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Astley and Bedford Mosses facts for kids

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Astley and Bedford Mosses
Site of Special Scientific Interest
Astley Moss - - 61126.jpg
Looking west across fields on Astley Moss
Area of Search Greater Manchester
Coordinates 53°28′22″N 2°27′02″W / 53.4729°N 2.4506°W / 53.4729; -2.4506
Interest Biological
Area 228 acres (92 ha; 0.36 sq mi)
Notification 1989

Astley and Bedford Mosses are areas of peat bog south of the Bridgewater Canal and north of the Liverpool and Manchester Railway. They are situated about 2 12 miles (4 km) south-east of Leigh, in Astley and Bedford, Greater Manchester, England. They are among the last remaining fragments of Chat Moss, the raised bog that once covered a large area, of around 10 23 square miles (28 km2), south Lancashire north of the River Mersey. Astley Moss was designated a Site of Special Scientific Interest in 1989. Astley and Bedford Mosses, along with Risley Moss and Holcroft Moss, are part of Manchester Mosses, a European Union designated Special Area of Conservation.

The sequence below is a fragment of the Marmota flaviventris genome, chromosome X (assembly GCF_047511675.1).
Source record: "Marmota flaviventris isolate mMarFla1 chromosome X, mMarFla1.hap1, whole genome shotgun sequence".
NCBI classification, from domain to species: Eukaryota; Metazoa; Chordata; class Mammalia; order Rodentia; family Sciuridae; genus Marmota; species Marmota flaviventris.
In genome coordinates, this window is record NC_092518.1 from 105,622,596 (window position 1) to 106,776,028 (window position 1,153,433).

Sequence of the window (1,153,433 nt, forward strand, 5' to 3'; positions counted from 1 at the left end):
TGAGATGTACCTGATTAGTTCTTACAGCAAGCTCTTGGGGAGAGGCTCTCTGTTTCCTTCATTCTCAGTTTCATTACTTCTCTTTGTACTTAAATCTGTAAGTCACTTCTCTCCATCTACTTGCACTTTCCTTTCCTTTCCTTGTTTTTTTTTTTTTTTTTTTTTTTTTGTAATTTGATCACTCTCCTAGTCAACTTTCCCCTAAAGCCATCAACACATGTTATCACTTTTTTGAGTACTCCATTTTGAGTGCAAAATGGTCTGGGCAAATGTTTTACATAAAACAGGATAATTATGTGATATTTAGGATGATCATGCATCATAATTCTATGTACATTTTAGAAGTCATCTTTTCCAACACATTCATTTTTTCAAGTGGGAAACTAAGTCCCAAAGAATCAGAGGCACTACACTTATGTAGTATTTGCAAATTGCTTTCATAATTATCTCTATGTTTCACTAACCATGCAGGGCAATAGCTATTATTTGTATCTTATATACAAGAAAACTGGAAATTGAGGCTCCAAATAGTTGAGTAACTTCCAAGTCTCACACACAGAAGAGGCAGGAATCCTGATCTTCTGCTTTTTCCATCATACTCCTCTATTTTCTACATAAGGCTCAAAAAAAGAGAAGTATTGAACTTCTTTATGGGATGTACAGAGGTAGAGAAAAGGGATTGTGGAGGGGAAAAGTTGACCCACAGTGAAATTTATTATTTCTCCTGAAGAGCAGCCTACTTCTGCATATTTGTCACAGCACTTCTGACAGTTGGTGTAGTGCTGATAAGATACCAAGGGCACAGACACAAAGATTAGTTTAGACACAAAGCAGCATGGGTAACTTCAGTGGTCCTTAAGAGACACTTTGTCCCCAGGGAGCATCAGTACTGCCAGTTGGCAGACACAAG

Chat Moss, a lowland raised bog, formed after the last ice age about 10,000 years ago on the site of a shallow glacial lake to the north of the River Mersey. Fen peat formed in an area colonised by reeds and rushes. Sphagnum mosses then colonised the area causing a change from fen to bog peat which became elevated forming a dome, the raised bog. Sphagnum mosses increase the acidity of the water resulting in highly specialised plant species, many of them found nowhere else. The site is also important for bird species such as the merlin, hen harrier and short-eared owl.

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